Gregorski brings more than 25 years education experience to top Katy ISD post
Kenneth “Ken” Gregorski was named superintendent of Katy Independent School District on Jan. 14. He most recently had served as the district’s acting superintendent and before that as the district’s deputy superintendent.
Gregorski brings more than 25 years experience in education to his recent appointment.
Where are you from originally?
I spent much of my young life living in the suburbs of Cleveland, Ohio. I moved to Texas shortly after graduating from The Ohio State University.
Do you come from a family of educators? Why did you want to be a teacher?
My dad was a blue collar worker and my mom was a homemaker. While my parents were not educators, the one thing they always impressed upon me was the value of an education. I will say that during my early school years, there were many teachers and school staff who truly invested in me, and by the time I went to college I knew that I wanted to serve in public education. I really enjoyed studying history and geography. But more importantly, I wanted to share my passion for those subjects with others and be one of those teachers who gives back and invests in students the way mine had done for me.
What did you teach in the classroom?
I began my career as an educator in 1993 in El Paso Independent School District where I served as a Social Studies teacher. I taught U.S. history, World History, and World Geography for students in 9th through 11th grades.
You have experience throughout Katy and Fort Bend County. What are the challenges these areas face?
Growth, by far, is the greatest challenge I am seeing throughout our region. I remember back in the late 1990s when I was an assistant principal and then associate principal at Katy High School, enrollment growth had already taken off. Back then Katy ISD had three high schools and now we are building high school No. 9. And this year, we have already surpassed enrollment projections with more than 80,000 students in our schools as of January. We continue to manage rapid growth through various strategies. Soon, we will likely be having discussions around the need for a future bond to build new campuses to provide relief to those reaching capacity, and to make sure that we’re taking care of aging facilities across our district.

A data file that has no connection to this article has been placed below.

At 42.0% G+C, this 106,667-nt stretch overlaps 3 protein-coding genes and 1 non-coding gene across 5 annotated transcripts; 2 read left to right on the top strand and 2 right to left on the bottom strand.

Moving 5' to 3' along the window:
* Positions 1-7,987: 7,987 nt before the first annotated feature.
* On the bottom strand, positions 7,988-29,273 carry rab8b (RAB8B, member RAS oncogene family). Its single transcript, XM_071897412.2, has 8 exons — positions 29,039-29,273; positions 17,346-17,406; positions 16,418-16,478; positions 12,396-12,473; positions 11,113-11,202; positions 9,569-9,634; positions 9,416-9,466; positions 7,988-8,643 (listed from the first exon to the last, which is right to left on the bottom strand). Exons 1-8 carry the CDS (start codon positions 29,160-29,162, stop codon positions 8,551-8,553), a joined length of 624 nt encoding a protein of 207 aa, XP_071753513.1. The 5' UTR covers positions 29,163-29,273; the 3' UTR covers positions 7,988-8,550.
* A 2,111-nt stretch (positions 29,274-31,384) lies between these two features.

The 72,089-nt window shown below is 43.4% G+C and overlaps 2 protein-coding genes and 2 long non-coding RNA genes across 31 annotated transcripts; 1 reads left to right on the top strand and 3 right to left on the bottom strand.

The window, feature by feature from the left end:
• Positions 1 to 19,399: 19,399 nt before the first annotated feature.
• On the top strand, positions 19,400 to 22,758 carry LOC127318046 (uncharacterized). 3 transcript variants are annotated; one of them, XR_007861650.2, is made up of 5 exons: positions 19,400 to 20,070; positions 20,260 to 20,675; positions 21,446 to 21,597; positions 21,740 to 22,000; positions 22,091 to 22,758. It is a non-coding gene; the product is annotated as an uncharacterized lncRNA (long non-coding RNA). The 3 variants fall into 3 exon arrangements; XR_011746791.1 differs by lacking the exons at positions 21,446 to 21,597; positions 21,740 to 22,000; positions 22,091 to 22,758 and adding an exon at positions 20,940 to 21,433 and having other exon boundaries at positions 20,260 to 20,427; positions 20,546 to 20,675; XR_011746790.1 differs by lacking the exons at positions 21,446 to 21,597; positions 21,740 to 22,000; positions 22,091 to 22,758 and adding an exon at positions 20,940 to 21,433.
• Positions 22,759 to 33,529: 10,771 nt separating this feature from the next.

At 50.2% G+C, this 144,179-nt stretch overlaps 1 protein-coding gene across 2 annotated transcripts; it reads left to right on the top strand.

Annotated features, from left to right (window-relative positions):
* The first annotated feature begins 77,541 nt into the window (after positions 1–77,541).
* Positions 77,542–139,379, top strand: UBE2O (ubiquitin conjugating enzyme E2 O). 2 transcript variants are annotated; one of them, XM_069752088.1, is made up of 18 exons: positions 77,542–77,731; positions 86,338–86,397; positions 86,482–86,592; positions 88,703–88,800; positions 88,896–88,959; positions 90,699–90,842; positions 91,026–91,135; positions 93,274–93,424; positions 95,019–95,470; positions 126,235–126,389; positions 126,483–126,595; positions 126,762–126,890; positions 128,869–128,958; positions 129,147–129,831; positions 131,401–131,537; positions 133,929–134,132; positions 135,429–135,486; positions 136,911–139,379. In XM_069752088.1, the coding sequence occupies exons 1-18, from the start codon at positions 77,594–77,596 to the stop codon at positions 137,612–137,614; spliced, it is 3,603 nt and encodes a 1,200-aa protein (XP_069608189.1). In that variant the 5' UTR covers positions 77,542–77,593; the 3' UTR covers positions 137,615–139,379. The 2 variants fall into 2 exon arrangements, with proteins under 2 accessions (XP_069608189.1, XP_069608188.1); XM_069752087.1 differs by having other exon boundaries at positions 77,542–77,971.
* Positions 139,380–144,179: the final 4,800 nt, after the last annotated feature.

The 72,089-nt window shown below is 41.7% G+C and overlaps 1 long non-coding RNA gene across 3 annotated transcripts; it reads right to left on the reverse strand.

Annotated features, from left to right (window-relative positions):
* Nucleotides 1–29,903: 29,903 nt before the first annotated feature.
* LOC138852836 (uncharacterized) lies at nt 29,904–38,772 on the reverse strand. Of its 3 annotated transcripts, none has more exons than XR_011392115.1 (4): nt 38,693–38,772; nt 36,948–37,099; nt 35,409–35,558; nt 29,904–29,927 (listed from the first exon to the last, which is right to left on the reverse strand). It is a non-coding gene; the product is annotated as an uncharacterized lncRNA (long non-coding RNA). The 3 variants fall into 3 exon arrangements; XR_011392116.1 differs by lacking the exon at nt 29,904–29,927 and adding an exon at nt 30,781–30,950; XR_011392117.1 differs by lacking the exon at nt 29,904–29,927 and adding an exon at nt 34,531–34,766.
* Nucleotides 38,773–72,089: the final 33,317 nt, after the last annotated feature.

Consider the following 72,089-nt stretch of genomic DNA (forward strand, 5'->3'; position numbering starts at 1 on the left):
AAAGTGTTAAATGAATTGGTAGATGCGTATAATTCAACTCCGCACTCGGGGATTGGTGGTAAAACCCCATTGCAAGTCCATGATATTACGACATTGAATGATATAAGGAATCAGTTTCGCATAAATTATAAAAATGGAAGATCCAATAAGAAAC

What issues does Katy ISD face in the short term? Long term?/ Katy ISD is one of the 10 largest districts in Texas and is growing. What is the district doing to keep up?
There are a number of issues important to our students, staff and community. One that continues to stay at the forefront of all the planning we do in Katy ISD is the rapid growth throughout the community. Making sure that we are meeting our standard for providing unparalleled learning opportunities to the nearly 100,000 students our district is projected to see within the next 10 years is certainly a priority. Our students, staff, parents, businesses, faith-based leaders — our whole community, must continuously pull together to identify the best ways to serve our learners. This includes focusing our efforts on retaining quality teachers in every classroom, developing personalized learning experiences, and making certain we’re consistently meeting the diverse needs of our students. I believe that we are on the right path to ensuring these things happen with our community-driven strategic plan. It’s a blueprint for how we are going to provide the resources and tools necessary to support learning and student well-being, safety and security in our schools, and support our campus leaders and teachers through relevant professional learning.
How do you expect the Legislature to approach education spending this session?
Early reports indicate that public school finance will be a priority during the 86th legislative session. School districts need to be adequately funded to meet the educational needs of all students. Addressing funding equity by increasing the per-student allocation determined by law, and adjusting for inflation would provide for a meaningful long-term investment in public education. Additionally, since Katy ISD is a fast growth school district and no longer receives state aid to build new schools, reviewing the Existing Debt Allotment (EDA) and Instructional Facilities Allotment (IFA), which have not been updated since 1999, would provide real tax relief to Katy ISD taxpayers.
What is the focus of your doctoral thesis at Texas A&M University-Commerce?
My dissertation is in the early stages of development and centers upon mentoring experiences of school superintendents.